Air New Zealand this week begins the awful process of making staff redundant as the fundamental transformation that the airline industry faces means its business model may never look the same again.
Up to 3500 among 12,500 Air New Zealanders face losing jobs in this round of cuts and further redundancies haven't been ruled out as it slashes its international and domestic schedule down to just 5 per cent of what it has been.
Unions today are calling for the airline to take "a breather" in the process and say the cuts are being made during an alert level 4 lockdown meaning face to face meetings are impossible, making it even more difficult for loyal staff.
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Travel restrictions mean flying is ending around the world, European budget airline easyJet overnight being the latest to fully ground its fleet of more than 330 aircraft during what should have been the first week of a busy summer season. Data analysis by OAG has found that in the past week more than 20 million scheduled seats have been removed by airlines around the world and in percentage terms the single largest cut in capacity ever recorded at a global level.
The aviation industry is now less than half the size reported in mid-January as carriers in the United States and India have worked through their recently announced changes.
Air New Zealand is also in hibernation and is likely to take up the Government's $900 million loan sooner rather than later as revenue dwindles and costs remain.
No matter what shape it emerges from this crisis it will face threats to disrupt it fundamentally.
There will be airline collapses as never before in spite of carriers scrambling to raise more than $35 billion in bank loans or government backstops in the past three weeks.
The companies that emerge from the ashes will look nothing like the airlines that collapse. There will be a glut of aircraft, and in contrast to those typically operated failed airlines in the past, many will be new and efficient. This will give operators the chance to fly low cost operations anywhere demand exists.
Traditional airlines that survive - while pared to the bone - will struggle to compete with newcomers which may be mainly data companies that also operate planes.
This could in turn lead governments - especially the growing number who will find themselves owning airlines - put up barriers to entry, New Zealand's open skies an example of a policy that could be reversed. While that would help protect the Government's investment to a point, it would be terrible for passengers who have got used to highly competitive airfares and extensive networks. Lack of competition ultimately harms airlines.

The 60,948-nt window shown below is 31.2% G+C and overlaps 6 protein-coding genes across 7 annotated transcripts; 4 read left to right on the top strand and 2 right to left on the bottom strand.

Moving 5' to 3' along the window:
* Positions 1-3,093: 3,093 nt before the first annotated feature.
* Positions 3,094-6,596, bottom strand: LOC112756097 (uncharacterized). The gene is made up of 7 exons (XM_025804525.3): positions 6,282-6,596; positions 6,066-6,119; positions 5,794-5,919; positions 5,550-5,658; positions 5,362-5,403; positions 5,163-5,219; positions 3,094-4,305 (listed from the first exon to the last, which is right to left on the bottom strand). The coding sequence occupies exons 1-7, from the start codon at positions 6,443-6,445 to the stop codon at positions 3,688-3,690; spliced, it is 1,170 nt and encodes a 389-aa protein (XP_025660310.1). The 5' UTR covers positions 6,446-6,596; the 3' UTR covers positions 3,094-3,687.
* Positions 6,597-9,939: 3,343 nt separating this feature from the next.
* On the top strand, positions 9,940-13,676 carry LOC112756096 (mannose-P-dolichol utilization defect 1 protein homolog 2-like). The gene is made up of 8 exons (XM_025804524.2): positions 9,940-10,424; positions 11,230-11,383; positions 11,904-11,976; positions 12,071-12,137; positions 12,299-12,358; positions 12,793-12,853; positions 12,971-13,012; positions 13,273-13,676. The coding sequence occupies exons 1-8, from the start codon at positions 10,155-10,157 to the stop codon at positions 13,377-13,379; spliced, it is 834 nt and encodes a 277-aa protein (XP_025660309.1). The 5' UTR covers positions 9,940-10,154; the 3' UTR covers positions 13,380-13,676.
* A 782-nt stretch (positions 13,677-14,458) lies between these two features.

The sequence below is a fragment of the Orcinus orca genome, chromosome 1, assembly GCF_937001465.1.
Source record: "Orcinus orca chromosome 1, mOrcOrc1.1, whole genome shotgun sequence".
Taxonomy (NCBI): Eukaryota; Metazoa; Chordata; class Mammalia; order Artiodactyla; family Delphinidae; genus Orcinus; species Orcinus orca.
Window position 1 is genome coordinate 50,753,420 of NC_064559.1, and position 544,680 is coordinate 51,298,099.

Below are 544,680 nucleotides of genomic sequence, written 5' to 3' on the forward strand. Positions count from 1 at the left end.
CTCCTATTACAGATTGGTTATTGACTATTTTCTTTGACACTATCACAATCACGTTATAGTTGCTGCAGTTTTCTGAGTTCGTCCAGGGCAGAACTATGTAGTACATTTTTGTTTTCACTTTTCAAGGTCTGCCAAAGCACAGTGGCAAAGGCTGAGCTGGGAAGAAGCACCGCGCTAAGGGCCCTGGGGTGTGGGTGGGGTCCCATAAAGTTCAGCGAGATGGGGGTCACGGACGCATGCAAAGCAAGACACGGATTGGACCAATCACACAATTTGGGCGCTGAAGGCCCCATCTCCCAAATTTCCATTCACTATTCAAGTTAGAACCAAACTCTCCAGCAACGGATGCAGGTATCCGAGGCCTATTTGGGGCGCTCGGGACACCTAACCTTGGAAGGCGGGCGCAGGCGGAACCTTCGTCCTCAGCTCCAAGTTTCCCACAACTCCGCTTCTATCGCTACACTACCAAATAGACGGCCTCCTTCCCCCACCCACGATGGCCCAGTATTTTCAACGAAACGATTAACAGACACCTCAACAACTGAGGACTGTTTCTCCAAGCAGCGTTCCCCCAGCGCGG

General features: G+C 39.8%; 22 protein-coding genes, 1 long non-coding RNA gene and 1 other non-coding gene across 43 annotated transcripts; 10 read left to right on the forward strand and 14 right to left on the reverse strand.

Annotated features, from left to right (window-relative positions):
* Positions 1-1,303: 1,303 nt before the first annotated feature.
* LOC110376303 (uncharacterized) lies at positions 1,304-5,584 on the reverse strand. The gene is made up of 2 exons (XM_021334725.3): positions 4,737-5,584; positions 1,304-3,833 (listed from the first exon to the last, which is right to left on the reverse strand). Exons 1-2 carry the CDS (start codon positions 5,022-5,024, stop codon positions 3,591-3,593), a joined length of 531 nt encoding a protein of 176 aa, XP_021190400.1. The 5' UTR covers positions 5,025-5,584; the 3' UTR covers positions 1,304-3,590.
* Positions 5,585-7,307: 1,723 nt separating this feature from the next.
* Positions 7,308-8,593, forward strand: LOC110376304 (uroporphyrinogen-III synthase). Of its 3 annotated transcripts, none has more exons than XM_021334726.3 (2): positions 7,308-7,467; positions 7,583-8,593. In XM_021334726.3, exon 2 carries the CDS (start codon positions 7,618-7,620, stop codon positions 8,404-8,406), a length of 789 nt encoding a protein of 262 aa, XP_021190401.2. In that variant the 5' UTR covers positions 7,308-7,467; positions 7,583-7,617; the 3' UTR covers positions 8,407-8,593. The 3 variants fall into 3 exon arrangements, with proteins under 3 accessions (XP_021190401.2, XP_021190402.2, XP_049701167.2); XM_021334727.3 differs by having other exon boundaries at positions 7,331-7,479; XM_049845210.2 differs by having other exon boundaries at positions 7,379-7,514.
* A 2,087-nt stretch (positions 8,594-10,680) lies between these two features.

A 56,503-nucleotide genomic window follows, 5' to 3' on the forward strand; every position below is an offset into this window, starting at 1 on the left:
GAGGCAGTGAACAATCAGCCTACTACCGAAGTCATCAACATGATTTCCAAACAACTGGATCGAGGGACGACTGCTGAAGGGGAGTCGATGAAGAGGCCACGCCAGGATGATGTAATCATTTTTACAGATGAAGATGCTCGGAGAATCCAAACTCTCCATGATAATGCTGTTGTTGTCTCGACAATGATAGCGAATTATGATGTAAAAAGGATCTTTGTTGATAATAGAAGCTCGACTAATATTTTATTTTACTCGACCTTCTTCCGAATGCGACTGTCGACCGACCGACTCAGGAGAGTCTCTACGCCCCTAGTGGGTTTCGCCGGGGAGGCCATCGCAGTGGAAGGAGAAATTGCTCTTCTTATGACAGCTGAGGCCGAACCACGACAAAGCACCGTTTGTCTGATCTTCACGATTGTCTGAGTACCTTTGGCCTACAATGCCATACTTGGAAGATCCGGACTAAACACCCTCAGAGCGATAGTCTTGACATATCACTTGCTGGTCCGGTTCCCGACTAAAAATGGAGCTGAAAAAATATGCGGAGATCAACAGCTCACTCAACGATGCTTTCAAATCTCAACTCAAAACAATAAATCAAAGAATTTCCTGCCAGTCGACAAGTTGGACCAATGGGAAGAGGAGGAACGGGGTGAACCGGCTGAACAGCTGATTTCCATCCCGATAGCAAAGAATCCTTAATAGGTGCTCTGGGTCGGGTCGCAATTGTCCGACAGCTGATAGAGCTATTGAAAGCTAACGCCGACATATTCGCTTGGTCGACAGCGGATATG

The lockdown may also hasten what has been a turbulent journey to video conferencing, which will be a killer for the corporate market for airlines. Those who have flocked to Zoom or House Party over the last week may have found them to be less than perfect but likely to be better than when users last tried this type of technology. The corporate market is where the high yields are for airlines, either sitting in premium seats or being booked late for high prices.
Companies may decide they'd rather spend their money on technology rather than travel, especially if twitchiness remains around duty of care for staff in the post-Covid-19 world.
Chief executive Greg Foran is clear that it will become a domestic airline with limited international services. That's a reversal of where it all started nearly exactly 80 years ago - its forerunner, TEAL, launched with an international flying boat flight from Auckland to Sydney.
The hope is New Zealand can contain Covid-19 more successfully than other countries and the airline can emerge to fill a what will be a pent up demand for internal travel, if the Government is satisfied moving people around won't light up coronavirus around the country. Equally importantly passengers have to believe they are safe from the virus when flying and more importantly, when then they get to their destination.
Air New Zealand last year flew to 32 international destinations, that's been cut to 11 now and those services are limping badly with few passengers on board.
If Covid-induced fear of flying is a problem on domestic routes, it's even worse for international travel. For some the experience they've had themselves or seeing others stranded overseas and chillingly advised to "seek shelter", will be permanently scarring. Some won't ever leave their countries again, dealing a huge blow to global tourism.
Freight offers a revenue stream in the meantime and the big bright spot for Air New Zealand remains its ability to emerge less damaged from this mess than its existing competitors and likely new ones. That's why it's going into hibernation - and hoping this crisis eases sooner rather than later.